Why don't you say something righteous and hopeful for a change?
    From Kelly's Heroes (1970)


    Are you sure you're not hurt ?
    No. Just some parts wake up faster than others.
    Broke parts take a little longer, though.
    From Electric Horseman (1979)

  3. #3
    Cyburbian
    Registered
    Jul 2008
    Location
    Wherever
    Posts
    1,181
    Curious how North Dakota handles the inevitable bust since unlike Colorado, they don't have the amenities to keep people there.

  4. #4
    Cyburbian DetroitPlanner's avatar
    Registered
    Mar 2004
    Location
    Where the weak are killed and eaten.
    Posts
    6,185
    Quote Originally posted by Blide View post
    Curious how North Dakota handles the inevitable bust since unlike Colorado, they don't have the amenities to keep people there.
    If I remember my travels along US-2 correctly, Williston is where the prarie ends and the foothills begin. I don't recall it being particularly monotonous or deadful (unlike W Minn and E ND!). That being said, I am sure it gets pretty cold there.
    We hope for better things; it will arise from the ashes - Fr Gabriel Richard 1805

  5. #5
    Cyburbian ColoGI's avatar
    Registered
    Jul 2009
    Location
    Colo Front Range
    Posts
    2,395
    Quote Originally posted by JNA View post
    Colorado (western slope) had a shale oil boom and bust in the 70-80's.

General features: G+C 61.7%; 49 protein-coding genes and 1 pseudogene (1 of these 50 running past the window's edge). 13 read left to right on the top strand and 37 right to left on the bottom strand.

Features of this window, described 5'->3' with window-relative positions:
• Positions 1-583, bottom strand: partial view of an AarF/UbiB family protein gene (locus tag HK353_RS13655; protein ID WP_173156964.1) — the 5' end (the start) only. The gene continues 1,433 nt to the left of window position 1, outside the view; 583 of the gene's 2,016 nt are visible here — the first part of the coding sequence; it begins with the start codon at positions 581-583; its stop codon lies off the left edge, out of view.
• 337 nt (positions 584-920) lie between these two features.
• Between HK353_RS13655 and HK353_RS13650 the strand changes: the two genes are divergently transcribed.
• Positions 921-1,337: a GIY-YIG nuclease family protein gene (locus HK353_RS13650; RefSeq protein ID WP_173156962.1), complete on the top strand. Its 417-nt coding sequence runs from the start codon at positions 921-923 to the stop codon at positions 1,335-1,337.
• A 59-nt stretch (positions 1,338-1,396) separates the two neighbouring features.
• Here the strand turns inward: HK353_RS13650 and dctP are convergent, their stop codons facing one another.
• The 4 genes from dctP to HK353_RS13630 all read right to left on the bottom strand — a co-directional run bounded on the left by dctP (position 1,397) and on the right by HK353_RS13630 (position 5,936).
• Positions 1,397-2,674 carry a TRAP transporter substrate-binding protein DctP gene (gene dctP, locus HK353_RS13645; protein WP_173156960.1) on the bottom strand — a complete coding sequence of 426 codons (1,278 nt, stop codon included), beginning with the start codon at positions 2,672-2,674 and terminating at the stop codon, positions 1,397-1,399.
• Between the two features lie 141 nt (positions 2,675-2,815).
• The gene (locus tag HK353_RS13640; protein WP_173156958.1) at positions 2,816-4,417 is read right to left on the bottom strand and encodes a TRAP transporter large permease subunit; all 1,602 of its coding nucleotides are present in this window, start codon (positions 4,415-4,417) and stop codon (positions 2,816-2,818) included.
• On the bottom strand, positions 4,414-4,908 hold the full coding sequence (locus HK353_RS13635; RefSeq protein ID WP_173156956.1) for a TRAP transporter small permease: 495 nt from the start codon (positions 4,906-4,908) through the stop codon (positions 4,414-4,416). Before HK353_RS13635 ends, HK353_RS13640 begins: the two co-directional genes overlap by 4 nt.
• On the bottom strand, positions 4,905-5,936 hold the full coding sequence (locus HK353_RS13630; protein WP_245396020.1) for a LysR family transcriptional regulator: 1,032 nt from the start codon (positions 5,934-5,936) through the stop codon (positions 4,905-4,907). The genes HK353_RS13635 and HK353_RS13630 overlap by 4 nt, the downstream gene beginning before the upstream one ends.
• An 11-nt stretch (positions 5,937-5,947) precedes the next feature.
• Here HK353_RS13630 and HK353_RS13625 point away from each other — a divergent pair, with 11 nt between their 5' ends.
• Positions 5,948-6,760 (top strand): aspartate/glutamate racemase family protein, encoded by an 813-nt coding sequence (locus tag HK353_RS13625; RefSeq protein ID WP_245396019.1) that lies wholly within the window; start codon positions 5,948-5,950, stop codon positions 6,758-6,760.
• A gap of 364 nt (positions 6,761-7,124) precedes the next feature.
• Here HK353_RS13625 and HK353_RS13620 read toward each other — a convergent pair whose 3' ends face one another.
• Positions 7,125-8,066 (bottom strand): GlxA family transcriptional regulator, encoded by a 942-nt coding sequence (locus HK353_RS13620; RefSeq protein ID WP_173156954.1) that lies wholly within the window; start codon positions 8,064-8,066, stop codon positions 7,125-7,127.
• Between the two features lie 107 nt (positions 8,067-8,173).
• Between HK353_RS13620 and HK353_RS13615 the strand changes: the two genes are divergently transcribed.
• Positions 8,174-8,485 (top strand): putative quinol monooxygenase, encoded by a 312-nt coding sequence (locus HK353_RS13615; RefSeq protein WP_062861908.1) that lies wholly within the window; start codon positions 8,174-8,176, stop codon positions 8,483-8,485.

Cautionary tale ?
    Nope. Front Range has rigs going up all over the place. Astronomy dark sky site out in the grasslands is no longer good from all the drilling rig lights. IIRC Encana fracked in the middle of the night on a Saturday just meters from a new subdivision in Commerce City. The tale will be different this time, but the moral will be the same (besides the fact that we never learn).

    :o\
    -------
    Give a man a gun, and he can rob a bank. Give a man a bank, and he can rob the world.

  6. #6
    Cyburbian Cardinal's avatar
    Registered
    Aug 2001
    Location
    The Cheese State
    Posts
    9,920
    Dan - There are numerous "man camps" being constructed in the region, or at least there were, since some places had to put a moratorium in place to ensure that they could handle them. Companies basically bring in trailers and develop extensive trailer parks for oil workers.

    Detroit - Williston is still a long way from the foothills. There is still a stretch of 400 miles in eastern Montana. It is all shortgrass prairie and badlands.